Devoted to the Propagation and Defense of New Testament Christianity
May 27, 1971

Something More Tragic

Lowell Blasingame

Thomas Huxley once said, "There is nothing more tragic than the murder of a big theory by a little fact, and nothing more surprising than the way in which a theory will continue to live long after its brains have been knocked out!"

We're sometimes amused at the time and effort spent by men of intelligence in weaving theories which may in a moment be exploded by some stubborn little fact. We're, also, a little dismayed by the continued survival and prevalence of those theories even though they have been so completely demolished by the facts.

In the realm of science the theory of organic evolution is a good example of this. Hours are spent in tracing the evolutionary development of man and seeking to account for the origin of life without admitting the miracle of creation. We're led through various forms of animal life from which man is supposed to have acquired his different systems until we reach the point in which life originates from inert matter, then suddenly an explosion occurs! A little fact, the law of biogenesis, explodes the theory as a scientific impossibility. But though "its brains have been knocked out," the theory survives and continues to be taught from college texts all the way down to children's comic books.

Science isn't the only realm experiencing this unusual phenomena. Religion does, too. Denominational preachers holding academic degrees attesting hours spent in institutions of learning, herald the theories that salvation is by faith only, that religious division has God's approval and that baptism is not essential to salvation. Then someone brings out a Bible and reads from God's divine law that justification is not by faith only (James 2:24), that the Lord built but one church (Matthew 16:18; Ephesians 1: 22,23; 4:4) and that baptism is for the remission of sins (Acts 2:38). These little facts knock the brains out of the big denominational theories but they continue to survive.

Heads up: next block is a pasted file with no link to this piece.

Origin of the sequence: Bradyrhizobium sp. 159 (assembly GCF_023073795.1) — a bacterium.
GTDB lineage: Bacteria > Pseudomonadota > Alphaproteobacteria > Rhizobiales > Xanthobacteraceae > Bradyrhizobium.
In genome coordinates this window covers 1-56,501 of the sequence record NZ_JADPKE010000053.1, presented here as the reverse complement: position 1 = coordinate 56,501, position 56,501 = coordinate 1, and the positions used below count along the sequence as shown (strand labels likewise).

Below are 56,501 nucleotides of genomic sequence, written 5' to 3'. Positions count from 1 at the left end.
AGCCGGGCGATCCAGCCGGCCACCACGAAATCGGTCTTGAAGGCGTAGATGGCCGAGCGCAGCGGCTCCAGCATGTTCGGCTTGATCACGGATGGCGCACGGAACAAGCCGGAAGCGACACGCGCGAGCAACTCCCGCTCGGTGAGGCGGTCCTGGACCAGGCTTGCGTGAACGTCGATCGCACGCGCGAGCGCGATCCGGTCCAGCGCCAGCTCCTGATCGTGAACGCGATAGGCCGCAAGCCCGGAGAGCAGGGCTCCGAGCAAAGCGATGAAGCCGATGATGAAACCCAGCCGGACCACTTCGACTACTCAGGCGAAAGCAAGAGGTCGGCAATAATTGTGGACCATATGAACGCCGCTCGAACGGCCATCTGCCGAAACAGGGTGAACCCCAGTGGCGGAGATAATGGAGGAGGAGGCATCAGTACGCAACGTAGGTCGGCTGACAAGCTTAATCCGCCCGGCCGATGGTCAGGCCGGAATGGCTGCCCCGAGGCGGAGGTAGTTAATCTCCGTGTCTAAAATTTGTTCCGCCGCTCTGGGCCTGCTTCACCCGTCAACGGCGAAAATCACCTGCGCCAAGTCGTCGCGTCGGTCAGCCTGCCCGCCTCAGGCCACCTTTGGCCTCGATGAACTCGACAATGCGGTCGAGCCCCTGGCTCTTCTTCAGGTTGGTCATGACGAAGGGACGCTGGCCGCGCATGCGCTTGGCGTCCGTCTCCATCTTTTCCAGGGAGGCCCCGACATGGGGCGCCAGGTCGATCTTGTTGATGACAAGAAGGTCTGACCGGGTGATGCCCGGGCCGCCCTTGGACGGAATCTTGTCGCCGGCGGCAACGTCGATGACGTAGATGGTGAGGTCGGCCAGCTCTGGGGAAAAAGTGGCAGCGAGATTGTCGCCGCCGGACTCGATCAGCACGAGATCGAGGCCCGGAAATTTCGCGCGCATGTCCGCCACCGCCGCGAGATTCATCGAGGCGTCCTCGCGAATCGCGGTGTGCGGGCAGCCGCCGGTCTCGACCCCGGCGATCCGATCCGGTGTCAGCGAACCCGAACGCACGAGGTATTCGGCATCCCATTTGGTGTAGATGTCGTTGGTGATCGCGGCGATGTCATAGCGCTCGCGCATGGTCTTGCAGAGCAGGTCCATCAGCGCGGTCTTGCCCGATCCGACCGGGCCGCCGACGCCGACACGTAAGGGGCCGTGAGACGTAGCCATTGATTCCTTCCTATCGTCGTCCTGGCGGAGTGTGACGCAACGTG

Even the Lord's church is not exempt from these. Brethren have advocated the theories that the sponsoring church arrangement is the most efficient for evangelizing the world and that benevolent organizations are essential for its work in the realm of its activity. Then along comes that fellow again with the book of facts, the Bible, and points out that the sponsoring church arrangement violates the limitations that God has placed upon the elders of a church (I Peter 5:2) and that the local congregation is the only organization revealed in the Word of God for doing the work of the church (Philippians 1:1). But surprisingly enough, these big theories continue to live and are promoted by brethren in "Workshops, Forums, Missions during college lectureships" and through religious journals.

Possibly there is something more tragic than the murder of a big theory by a little fact. That is for men, whose professed quest is for truth, to reach the point that they love a theory more than they do the facts (II Thess. 2:10). This is, also, the only way in which I can account for a theory's continuing to live in either science or religion after, as Huxley said, "its brains have been knocked out."

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